Re: [LEAPSECS] Consensus rather than compromise

From: Rob Seaman <>
Date: Thu, 1 Sep 2005 08:56:20 -0700

On Sep 1, 2005, at 7:46 AM, John.Cowan wrote:

> The table can be downloaded from
> changes.txt .

Data - cool! Thanks.

> The first column is the zone name in the form "continent/
> city" (city names
> are more stable than country or state/province names).

Yeah, that's what Apple does, for instance, in their timezone
preferences. Note that this really wants to be a list of political/
geographic entities with the authority to make their own choices, not
simply a list of ones who have done so in the past. That the Hopi
Nation is in the same timezone as Arizona may or may not be up to
them. Whether they observe DST and with what rules is a matter of
their sovereignty.

> Just as a matter of interest, I also discovered that as of right now
> there are 37 different time offsets in use: the integral hour offsets
> from -11h to +14h, plus the following: -9h30m (Pacific/Marquesas),
> -3h30m (America/St_Johns), +3h30m (Asia/Tehran), +4h30m (Asia/Kabul),
> +5h30m (Asia/Calcutta), +5h45m (Asia/Katmandu), +6h30m (Asia/Rangoon),
> +9h30m (the Yellow-Dog Dingo zones), +10h30m (Australia/Lord_Howe),
> +11h30m (Pacific/Norfolk), and +12h45m (Pacific/Chatham).

Isn't this clear evidence that societies worldwide recognize the
primacy of solar time? What possible explanation other than
synchronization with the sun (or stars) could be offered for a
quarter or half hour offset? Clearly these localities would regard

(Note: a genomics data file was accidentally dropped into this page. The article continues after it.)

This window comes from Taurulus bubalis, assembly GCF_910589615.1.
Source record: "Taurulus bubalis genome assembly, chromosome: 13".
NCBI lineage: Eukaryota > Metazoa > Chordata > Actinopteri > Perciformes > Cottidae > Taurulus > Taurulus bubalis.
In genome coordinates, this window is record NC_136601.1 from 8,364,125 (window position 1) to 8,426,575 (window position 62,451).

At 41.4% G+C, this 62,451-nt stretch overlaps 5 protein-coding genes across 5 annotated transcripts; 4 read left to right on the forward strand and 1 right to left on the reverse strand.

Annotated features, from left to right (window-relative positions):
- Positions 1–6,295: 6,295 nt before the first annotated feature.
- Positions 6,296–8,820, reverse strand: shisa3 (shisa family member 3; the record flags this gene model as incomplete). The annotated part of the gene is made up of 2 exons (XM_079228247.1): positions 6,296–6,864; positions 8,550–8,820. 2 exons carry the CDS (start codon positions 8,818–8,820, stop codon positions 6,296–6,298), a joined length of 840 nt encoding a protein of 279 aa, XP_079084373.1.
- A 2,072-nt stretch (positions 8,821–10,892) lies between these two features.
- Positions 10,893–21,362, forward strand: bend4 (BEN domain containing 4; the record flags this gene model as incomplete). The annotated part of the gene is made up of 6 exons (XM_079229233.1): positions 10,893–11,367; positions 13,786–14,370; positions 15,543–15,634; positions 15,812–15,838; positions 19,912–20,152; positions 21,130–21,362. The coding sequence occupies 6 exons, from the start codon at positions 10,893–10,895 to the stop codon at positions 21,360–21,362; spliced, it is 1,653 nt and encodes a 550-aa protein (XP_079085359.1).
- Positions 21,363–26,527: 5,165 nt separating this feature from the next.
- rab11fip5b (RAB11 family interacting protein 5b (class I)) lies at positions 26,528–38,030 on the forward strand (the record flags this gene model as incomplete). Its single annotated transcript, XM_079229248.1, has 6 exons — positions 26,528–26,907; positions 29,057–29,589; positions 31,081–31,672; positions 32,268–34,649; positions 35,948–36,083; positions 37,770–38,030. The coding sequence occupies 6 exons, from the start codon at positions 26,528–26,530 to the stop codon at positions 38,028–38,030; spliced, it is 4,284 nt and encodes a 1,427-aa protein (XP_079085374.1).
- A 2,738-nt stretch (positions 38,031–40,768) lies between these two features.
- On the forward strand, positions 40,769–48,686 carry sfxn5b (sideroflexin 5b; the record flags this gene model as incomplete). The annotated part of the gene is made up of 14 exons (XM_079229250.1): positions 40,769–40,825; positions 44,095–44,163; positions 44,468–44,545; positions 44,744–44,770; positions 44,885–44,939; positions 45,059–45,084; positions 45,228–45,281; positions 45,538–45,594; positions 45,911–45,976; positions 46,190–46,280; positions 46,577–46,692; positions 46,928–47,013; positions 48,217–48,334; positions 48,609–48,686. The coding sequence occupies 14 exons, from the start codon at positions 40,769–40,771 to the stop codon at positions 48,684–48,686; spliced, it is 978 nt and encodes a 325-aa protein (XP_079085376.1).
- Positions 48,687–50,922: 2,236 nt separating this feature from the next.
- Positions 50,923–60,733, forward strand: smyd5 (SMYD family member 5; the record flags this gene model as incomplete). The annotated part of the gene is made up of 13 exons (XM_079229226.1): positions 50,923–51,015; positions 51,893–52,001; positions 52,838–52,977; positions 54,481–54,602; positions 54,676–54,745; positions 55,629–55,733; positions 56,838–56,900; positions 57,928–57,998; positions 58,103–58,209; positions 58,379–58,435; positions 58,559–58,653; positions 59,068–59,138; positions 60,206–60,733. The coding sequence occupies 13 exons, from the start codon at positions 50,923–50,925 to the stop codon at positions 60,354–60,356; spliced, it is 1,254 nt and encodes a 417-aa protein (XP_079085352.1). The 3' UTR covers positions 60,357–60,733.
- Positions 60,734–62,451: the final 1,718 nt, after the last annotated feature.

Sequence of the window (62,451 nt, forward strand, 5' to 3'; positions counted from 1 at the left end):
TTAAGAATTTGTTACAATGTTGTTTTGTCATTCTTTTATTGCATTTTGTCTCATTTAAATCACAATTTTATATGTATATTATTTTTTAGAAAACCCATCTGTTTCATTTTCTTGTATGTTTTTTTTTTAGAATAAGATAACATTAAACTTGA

noon=light and midnight=dark as too course a constraint. Whatever
solutions are entertained to the challenge of civil time, an
appropriate recognition of solar time should be included in the

> Of course there are means of coordinating them. The EU is one such
> means,
> and the federal U.S. and Australian governments are another. But
> in the
> end LCT is an attribute of sovereignty, and individual governments
> will give
> up just as much control as suits them.

Indeed, but one might expect that these governments would prefer to
be given some hints from the experts as to appropriate policies. The
notion of a leap hour may or may not correspond to appropriate
policy. Wouldn't it be easier to make the case in support of this
policy change if there were some detailed plan developed for what
effect leap hours and large values of DUT1 might have in the future?
Might not officials from the Marquesas through Chatham, let alone
Tehran and Calcutta, wish to be consulted and advised?

Rob Seaman
National Optical Astronomy Observatory
Received on Thu Sep 01 2005 - 08:57:22 PDT

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